Meditation eases the soul from stress. It is a balm to the “multitude of employments” that load souls with “labors” and “clog” them with cares (Baxter, n.d., p. 163). What is meditation? What benefits does it yield? How is it done? James (1920) offers this admonition:

We forget that every good that is worth possessing must be paid in strokes of daily effort. By neglecting the necessary concrete labor, by sparing ourselves the little daily tax, we are positively digging the graves of our higher possibilities (p. 54).

Paul exhorts Timothy with these words:

Train yourself toward godliness (piety), [keeping yourself spiritually fit]. For physical training is of some value (useful for a little), but godliness (spiritual training) is useful and of value in everything and in every way, for it holds promise for the present life and also for the life which is to come (1 Tim 4:7b-8 Amplified Bible).

The book of Acts presents an example to follow in the Bereans, who were portrayed as men of noble character. The depth of their faith made them noteworthy. Their virtues were attributed to their commitment to discipline their minds and meditate on the word of God.

Now these [Jews] were better disposed and more noble than those in Thessalonica, for they were entirely ready and accepted and welcomed the message concerning the attainment through Christ of eternal salvation in the kingdom of God with inclination of mind and eagerness, searching and examining the Scriptures daily to see if these things were so (Acts 17: 11 Amplified Bible).

Unfortunately the word meditation evokes thoughts of new age and eastern religion contemplation, which are characterized by emptying the mind through mental passivity (Whitney, n.d.). Biblical meditation is anchored in the Word of God and stands apart from eastern mindlessness. Indeed, biblical meditation involves disciplining the mind and filling it with Scriptures. Biblical meditation is never passive; it is closely related to Bible reading, prayer and other spiritual disciplines (Whitney, n.d.). Although largely neglected by contemporary believers, Christians from previous generations considered meditation essential to spiritual growth, imperative to withstand pressures and tribulations.

What is meditation?

Meditation involves thinking, feeling/valuing and doing. First, meditation is a cognitive discipline; it requires focused attention and concentration. Watson defines it as “a holy exercise of the mind whereby we bring the truths of God to remembrance, and so seriously ponder upon them and apply them to ourselves” (Beeke, 2004, p. 74). Meditation produces a heavenly mind while living on earth (Baxter, n.d.). Second, meditation is affective; it involves the heart. Calamy explains that a believer must “meditate of Christ as to get his heart inflamed with the love of Christ” (Beeke, 2004, p. 74-75). Baxter asserts that a firm belief in the promises of God, and the sure hope of future glory will excite love and longing (Baxter, n.d.). Meditation actuates every affection (love, desire, hope, courage and joy) (Baxter, n.d.).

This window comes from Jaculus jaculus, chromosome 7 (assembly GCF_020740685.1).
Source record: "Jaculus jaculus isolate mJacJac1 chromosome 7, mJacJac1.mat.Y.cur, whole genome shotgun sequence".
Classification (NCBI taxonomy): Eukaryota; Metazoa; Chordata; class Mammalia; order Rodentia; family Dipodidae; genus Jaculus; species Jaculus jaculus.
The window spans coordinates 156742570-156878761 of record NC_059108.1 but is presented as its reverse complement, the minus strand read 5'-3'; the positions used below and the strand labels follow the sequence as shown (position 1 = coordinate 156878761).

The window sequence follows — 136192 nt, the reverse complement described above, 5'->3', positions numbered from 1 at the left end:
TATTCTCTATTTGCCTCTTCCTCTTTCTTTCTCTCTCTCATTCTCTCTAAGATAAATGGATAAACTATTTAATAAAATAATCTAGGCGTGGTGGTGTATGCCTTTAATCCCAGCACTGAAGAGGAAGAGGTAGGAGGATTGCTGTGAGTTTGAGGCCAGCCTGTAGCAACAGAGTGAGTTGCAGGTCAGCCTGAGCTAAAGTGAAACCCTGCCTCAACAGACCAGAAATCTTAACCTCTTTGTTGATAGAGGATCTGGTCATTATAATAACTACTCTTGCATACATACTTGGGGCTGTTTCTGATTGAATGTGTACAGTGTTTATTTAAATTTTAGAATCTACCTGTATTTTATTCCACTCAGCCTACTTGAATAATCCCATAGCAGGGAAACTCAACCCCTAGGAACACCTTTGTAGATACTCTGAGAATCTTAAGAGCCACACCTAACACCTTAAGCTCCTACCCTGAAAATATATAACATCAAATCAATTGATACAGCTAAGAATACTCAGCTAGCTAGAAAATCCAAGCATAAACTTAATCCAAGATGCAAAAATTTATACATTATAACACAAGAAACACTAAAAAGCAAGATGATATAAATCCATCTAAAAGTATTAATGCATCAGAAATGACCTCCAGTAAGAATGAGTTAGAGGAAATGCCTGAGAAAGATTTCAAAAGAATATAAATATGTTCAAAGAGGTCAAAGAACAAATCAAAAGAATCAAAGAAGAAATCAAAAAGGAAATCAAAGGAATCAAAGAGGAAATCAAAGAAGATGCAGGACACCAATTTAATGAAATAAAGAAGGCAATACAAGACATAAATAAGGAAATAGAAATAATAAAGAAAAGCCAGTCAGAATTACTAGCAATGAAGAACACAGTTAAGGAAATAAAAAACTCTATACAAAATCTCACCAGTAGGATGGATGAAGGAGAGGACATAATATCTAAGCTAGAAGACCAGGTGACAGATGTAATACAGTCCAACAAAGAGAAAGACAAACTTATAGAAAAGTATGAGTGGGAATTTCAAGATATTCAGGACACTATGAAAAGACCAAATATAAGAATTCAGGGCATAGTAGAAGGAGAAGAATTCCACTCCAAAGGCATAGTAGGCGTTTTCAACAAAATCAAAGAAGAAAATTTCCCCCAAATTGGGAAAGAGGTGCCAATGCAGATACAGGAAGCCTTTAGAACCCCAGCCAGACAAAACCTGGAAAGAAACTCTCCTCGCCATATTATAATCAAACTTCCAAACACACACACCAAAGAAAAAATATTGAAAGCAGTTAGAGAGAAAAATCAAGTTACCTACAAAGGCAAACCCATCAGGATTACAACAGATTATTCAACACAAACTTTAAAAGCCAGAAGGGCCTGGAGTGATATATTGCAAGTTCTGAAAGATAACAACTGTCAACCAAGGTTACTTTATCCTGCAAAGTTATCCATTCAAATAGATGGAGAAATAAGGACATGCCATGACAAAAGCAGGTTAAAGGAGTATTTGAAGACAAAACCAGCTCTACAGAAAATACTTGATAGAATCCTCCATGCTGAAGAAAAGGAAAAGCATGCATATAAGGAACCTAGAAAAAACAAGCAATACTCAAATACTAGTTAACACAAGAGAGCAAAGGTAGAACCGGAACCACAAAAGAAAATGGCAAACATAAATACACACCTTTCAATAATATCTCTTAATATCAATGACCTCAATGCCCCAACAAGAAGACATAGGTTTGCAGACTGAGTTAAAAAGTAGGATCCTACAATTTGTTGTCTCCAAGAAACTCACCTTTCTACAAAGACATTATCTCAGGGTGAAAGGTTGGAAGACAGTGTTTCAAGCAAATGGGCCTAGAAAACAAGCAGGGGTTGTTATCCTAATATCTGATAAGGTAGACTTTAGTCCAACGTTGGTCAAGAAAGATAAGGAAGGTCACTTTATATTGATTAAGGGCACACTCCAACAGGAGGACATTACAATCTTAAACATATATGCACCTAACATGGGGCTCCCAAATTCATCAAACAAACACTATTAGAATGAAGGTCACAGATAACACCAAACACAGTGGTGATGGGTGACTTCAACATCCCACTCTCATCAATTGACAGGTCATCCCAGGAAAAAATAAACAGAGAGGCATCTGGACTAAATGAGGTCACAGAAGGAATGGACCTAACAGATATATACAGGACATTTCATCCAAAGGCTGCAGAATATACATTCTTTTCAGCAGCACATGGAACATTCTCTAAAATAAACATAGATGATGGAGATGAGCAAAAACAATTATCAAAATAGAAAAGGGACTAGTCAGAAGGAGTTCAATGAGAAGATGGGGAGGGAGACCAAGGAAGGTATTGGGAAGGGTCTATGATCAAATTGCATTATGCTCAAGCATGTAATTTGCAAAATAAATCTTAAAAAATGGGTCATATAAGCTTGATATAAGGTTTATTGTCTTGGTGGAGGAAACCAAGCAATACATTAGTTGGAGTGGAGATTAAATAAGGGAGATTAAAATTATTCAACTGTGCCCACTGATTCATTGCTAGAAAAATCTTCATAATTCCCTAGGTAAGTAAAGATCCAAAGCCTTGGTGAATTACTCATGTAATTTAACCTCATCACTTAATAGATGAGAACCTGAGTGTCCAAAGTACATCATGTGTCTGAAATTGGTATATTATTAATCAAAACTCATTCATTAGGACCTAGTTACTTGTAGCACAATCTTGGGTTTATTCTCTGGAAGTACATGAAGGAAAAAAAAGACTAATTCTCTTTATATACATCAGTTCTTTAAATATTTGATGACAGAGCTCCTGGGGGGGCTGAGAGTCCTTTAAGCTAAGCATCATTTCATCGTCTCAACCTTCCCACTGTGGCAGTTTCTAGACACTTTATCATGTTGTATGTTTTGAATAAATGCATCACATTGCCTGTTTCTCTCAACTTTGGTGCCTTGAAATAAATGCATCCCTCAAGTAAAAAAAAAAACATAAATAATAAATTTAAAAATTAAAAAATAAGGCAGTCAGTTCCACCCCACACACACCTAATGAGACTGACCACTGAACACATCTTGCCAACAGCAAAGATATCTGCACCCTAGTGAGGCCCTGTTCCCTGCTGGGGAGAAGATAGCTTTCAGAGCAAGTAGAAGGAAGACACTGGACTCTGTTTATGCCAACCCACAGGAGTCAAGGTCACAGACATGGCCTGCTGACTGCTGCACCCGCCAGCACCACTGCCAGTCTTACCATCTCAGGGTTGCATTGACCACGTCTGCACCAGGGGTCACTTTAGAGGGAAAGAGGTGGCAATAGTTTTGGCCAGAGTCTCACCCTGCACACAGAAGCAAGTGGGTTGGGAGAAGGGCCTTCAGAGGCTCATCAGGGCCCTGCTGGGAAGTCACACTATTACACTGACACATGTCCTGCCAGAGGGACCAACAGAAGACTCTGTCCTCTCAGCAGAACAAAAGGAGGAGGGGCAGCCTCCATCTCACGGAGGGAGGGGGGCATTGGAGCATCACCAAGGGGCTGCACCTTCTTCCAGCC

Third, meditation is behavioral; it requires disciplined action. Calamy asserts that deliberate meditation takes place “when a man sets apart…some time, and goes into a private Closet, or a private Walk, and there doth solemnly and deliberately meditate of the things of Heaven” (Beeke, 2004, p. 77). Baxter (n.d.) adds, meditation is a “steep ascent” heavenward, which demands “labor and resolution” (p. 167). This three-pronged spiritual habit is consistent with Jesus’ approach to teaching, which has been thoroughly developed by Yount (2010). It is a holistic approach to teaching and learning called the Teacher’s Triad (Yount, 2010). Specifically applied to meditation, the Triad involves “thinking clearly” about the Word of God, “valuing deeply” the Person of triune God and “doing skillfully” the work of meditation (Yount, 2010, p. 352, 355, 359).

What benefits does meditation yield?

Not only is the labor of meditation triadic, but also its benefits. Although positive reappraisal, rumination and optimism are cognitive constructs (think), stress elicits negative emotions like fear, anxiety and anger (feel/value). Additionally, stress affects behavior (do). For this reason, the cognitive, affective and behavioral benefits of meditation are all relevant to this article.